Demand for Afghanistan’s midwives unflagging during COVID-19 pandemic
- 14 September 2020
KABUL, Afghanistan – “When I returned home from work, I had to isolate myself,” described Suhaila Sadat, a midwife at the Malalai Maternity Hospital in Afghanistan. “My parents were worried about me because I interact with patients all day at the hospital. The risk of COVID-19 infection exists here.”
The pandemic has taken a serious toll in Afghanistan. So far, more than 38,000 people have tested positive for the virus, out of 100,000 tested samples. Nearly 10 per cent of confirmed cases are among health professionals.
And Kabul – where Ms. Sadat works – is the most affected part of the country.
The onset of the outbreak in Afghanistan was a particularly difficult time. Ms. Sadat came to the hospital early mornings and left late evenings, but in late March the hospital adopted a flexible work policy. Since then, front-line health workers have reported to work every other day to reduce infection risks.
Despite the stresses, Ms. Sadat remains committed to her work. “I’m scared of the coronavirus, but still I have to serve the women who need my support.”
Even amid the pandemic, Ms. Sadat’s services are as in-demand as ever.
To enable midwives to continue providing antenatal care, safe delivery services and post-natal care, UNFPA is providing infection prevention and control supplies and personal protective equipment (PPE) to the Malalai National Maternity Hospital in Kabul.
Supplies include hand sanitizers, face masks, sodium hypochlorite solution for surface disinfection, foot coverings, hand-washing liquid and rubber gloves, as well as other items.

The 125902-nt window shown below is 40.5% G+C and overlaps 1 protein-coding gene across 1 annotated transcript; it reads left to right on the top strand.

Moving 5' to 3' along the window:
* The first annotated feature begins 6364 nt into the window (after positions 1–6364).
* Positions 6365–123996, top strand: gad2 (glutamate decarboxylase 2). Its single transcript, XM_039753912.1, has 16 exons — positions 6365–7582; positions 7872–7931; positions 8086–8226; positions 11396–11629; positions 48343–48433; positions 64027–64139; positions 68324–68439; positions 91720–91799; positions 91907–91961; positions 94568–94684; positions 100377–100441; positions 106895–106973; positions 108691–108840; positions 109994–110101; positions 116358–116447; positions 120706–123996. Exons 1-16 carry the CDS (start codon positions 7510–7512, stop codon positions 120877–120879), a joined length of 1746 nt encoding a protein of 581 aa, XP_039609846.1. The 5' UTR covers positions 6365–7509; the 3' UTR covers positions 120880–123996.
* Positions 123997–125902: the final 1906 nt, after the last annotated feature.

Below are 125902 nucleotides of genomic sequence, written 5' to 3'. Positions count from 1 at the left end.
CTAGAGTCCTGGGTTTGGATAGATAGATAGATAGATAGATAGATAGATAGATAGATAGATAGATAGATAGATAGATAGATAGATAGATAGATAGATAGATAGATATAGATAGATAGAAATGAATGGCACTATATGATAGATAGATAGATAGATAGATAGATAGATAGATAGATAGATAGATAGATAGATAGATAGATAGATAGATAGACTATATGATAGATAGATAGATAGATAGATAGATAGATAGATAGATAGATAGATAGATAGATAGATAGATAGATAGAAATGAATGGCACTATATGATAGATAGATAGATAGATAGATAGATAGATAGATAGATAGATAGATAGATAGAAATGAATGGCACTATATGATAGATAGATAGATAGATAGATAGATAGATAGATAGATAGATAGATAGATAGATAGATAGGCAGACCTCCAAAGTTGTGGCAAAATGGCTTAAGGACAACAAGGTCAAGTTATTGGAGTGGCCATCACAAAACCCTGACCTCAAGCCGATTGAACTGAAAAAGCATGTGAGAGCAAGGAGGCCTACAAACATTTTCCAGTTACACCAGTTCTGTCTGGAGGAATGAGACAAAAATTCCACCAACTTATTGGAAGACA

“We are feeling more secure and safe by wearing masks and gloves, and complying with medical and sanitary advice,” Ms. Sadat told UNFPA.
But she knows the risk of infection cannot be fully eliminated. Her parents, she says, are still anxious about her safety.
“I explained to my parents that I’m complying with all the possible precautionary measures in my workplace every day. But they're still concerned because they know the challenges of the health system of the country.”
Sajia Mansoory is another midwife at the Malalai Maternity Hospital. Like Ms. Sadat, she says these last months have been difficult, but she has accepted the risks.
“I have been trained as a midwife, and it’s my commitment to not leave those who need my support,” she said. “My family encourages and supports me to do my job. But in the meantime, they emphasize on complying with the prevention measures.”
The work of midwives in Afghanistan has always been challenging – they have long faced insecurity, poverty and a poorly resourced health system. Now, with the pandemic, they are undeterred.
“The COVID-19 pandemic is the biggest challenge in our history,” Ms. Mansoory said. “Today pregnant women need our support more than ever. Let’s pledge to do our best to beat the pandemic and gain the biggest victory.”